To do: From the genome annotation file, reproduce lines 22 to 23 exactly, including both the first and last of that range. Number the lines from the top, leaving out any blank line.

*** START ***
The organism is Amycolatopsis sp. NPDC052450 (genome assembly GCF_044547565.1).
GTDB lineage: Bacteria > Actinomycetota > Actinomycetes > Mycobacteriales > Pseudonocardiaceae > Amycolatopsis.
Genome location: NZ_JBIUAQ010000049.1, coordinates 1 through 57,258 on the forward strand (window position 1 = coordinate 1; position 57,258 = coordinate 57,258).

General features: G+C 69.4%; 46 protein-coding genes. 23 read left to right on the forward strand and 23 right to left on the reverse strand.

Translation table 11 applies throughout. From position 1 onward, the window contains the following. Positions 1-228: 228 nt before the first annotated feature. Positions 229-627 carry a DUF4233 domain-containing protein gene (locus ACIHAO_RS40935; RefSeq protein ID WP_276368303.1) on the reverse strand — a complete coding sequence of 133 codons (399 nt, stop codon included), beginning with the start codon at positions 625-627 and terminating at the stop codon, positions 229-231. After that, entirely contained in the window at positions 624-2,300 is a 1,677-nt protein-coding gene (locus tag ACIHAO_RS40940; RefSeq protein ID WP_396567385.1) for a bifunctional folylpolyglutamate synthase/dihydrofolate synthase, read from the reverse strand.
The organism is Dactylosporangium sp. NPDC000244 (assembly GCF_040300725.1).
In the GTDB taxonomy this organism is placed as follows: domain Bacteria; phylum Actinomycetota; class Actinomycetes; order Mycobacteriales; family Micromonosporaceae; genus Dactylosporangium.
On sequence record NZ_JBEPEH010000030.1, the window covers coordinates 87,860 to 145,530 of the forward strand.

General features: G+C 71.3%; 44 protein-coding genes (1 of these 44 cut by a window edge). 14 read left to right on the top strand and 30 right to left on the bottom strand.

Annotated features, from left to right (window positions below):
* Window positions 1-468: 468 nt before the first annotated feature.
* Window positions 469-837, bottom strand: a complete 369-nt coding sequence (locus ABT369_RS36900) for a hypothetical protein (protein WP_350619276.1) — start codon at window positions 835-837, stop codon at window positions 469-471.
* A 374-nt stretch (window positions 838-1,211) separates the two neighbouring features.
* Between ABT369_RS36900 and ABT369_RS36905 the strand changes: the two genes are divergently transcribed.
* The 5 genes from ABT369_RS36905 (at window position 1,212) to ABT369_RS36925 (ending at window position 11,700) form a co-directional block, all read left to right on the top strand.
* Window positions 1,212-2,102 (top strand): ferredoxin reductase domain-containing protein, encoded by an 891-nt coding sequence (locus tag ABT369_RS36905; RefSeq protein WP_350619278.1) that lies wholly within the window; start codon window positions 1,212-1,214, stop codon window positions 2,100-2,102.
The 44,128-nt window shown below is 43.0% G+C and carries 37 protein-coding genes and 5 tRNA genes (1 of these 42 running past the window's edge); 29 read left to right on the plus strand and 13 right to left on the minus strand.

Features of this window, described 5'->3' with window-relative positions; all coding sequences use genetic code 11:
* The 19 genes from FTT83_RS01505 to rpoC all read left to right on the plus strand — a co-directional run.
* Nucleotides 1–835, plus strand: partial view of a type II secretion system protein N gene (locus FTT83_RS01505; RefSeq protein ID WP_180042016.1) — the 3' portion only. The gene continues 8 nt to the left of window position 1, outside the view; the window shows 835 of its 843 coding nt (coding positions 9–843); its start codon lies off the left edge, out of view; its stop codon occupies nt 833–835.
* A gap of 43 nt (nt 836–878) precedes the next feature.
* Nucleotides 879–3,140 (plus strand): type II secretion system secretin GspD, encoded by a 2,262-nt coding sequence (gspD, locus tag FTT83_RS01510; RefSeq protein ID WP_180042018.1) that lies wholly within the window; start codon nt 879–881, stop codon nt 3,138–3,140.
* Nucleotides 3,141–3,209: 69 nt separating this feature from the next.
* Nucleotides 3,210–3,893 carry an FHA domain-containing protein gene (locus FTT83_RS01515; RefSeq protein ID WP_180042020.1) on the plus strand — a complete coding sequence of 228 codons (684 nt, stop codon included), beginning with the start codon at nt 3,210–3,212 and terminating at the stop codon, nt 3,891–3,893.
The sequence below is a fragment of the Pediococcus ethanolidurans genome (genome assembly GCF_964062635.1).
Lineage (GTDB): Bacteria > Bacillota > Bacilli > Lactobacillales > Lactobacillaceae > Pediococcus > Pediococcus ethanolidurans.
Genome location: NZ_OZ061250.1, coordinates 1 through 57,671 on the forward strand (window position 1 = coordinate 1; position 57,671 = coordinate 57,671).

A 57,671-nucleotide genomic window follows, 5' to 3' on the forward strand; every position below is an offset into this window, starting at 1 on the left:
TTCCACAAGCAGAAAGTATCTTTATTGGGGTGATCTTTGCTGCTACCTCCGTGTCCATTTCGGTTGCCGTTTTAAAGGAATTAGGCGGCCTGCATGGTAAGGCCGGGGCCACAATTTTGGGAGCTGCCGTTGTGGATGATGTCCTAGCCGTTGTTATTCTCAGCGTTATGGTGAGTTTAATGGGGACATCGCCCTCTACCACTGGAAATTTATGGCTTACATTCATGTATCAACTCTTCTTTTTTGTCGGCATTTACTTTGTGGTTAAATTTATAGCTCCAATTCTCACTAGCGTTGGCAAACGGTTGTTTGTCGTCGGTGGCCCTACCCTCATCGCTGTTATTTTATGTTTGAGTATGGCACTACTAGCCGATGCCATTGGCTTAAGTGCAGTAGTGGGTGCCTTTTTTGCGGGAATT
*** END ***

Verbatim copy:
* Nucleotides 879–3,140 (plus strand): type II secretion system secretin GspD, encoded by a 2,262-nt coding sequence (gspD, locus tag FTT83_RS01510; RefSeq protein ID WP_180042018.1) that lies wholly within the window; start codon nt 879–881, stop codon nt 3,138–3,140.
* Nucleotides 3,141–3,209: 69 nt separating this feature from the next.